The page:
Dr Sepulveda is also waiting to aid you in the real world, coding upgrades for these units; on request he can increase you squad size, improve the range and damage of your squad lasers, and much more. Within the game world you will come across various research upgrades, and picking these up allows for technological advances such as grenades and other ordinance.
The first couple of levels are designed to get you used to the controls and concepts. Though it’s important to read the on screen text as it can take a fair bit of trial and error working out the controls if you don’t. While these first levels can seem slow paced as you get used to how everything works, the game really opens up after the initial tutorials and you are soon wrapped up in the storyline and a choice of levels to tackle.
Multiwinia takes elements of Darwinia and transposes them into a multiplayer environment; fusing elements of the original with multiplayer RTS and a bit of Worms/Artillery thrown in for good measure Set in the same world, the Viruses have changed the Darwinians, and the now ‘Multiwinians’ form factions and fight one another. Game modes include Capture the Statue (read, Capture the Flag), Domination, and King of the Hill.
Most of the fighting is done by your Multiwinians, who now wield lasers and grenades by default and when transformed into an officer can now organise well coordinated formations who march across the level. The Armour unit also makes an appearance, as do a number of weapon crate power-ups which descend from above onto the level in a style similar to the Worms series of games. These give you powerful weapons such as the gun turret or temporary upgrades, like the ability for your Mutliwinians to move much faster. Also lurking in some crates are less desirable items such as infectious Viruses.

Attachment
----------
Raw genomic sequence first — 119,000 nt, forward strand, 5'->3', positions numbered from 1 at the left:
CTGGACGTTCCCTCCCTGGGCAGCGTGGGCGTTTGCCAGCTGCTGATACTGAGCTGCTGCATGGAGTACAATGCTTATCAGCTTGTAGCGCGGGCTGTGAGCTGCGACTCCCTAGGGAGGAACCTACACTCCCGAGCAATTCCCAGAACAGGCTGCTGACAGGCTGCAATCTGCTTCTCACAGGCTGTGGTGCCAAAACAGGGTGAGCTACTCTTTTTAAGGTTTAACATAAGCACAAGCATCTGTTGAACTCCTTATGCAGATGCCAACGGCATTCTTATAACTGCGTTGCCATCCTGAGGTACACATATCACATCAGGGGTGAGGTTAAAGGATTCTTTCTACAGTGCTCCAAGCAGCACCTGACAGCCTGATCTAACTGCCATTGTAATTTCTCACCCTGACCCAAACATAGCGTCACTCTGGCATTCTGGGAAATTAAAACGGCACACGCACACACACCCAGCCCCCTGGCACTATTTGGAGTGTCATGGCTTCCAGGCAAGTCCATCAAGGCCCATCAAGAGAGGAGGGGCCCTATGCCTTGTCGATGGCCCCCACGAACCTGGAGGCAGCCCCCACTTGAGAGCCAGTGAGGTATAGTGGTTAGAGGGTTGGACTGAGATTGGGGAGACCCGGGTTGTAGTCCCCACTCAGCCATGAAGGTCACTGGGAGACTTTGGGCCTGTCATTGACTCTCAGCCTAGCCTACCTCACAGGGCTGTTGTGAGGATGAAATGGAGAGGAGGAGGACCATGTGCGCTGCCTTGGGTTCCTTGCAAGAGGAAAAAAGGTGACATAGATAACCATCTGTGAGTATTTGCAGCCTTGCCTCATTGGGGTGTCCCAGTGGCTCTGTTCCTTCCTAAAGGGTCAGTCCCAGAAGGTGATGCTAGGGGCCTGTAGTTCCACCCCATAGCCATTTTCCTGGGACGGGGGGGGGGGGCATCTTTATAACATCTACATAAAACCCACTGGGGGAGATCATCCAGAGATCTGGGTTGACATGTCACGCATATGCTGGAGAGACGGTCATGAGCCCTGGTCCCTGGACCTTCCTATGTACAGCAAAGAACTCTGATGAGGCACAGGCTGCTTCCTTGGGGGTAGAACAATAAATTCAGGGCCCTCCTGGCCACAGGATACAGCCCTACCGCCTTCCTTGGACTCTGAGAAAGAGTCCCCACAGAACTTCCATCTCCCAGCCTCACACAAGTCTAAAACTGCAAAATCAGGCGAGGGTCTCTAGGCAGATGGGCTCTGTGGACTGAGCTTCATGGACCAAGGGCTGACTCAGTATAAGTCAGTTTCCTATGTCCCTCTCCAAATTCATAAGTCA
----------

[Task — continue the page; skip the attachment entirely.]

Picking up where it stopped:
During my first effort in Capture the Statue, my competitor managed to wipe out all my Multiwinians, however the game gave me what it called Retribution, which, amongst other options, enabled me to rain down burning meteors onto my enemy in payback for destroying me. Obviously it didn’t stop them winning, but it was a nice touch and kept me engaged while the other two players continued their battle.
It’s also worth mentioning the sound design for both games is great. The soundtrack was composed by Trash80 (Timothy Lamb), who, amongst other equipment, uses Gameboys to create a unique yet familiar retro sound. It’s also great fun to swoop the camera around and amongst your Darwinians as they battle, to experience the use of surround sound and atmospherics.
I think Introversion have done a great job of adapting the controls to suit the gamepad, and the game is perfectly suited to the Xbox Live Arcade format. It is far more accessible than the PC version and offers a great pick-up-and-play experience once you know the basics. I got at least 10 hours of game play out of Darwinia, and it was one of those games that I just kept having to go back to until I had finished it. Meanwhile, no other games got a look in. The Multiwinia element is also great, and something I think will be even more fun when played with friends. While this game is not going to please everyone, the initial learning curve and slow moving squad unit may put off some initially, give it a chance; I think you will be rewarded by what is one of the year’s best Arcade releases so far.
For an alternative take, StevieB’s impressions are over here.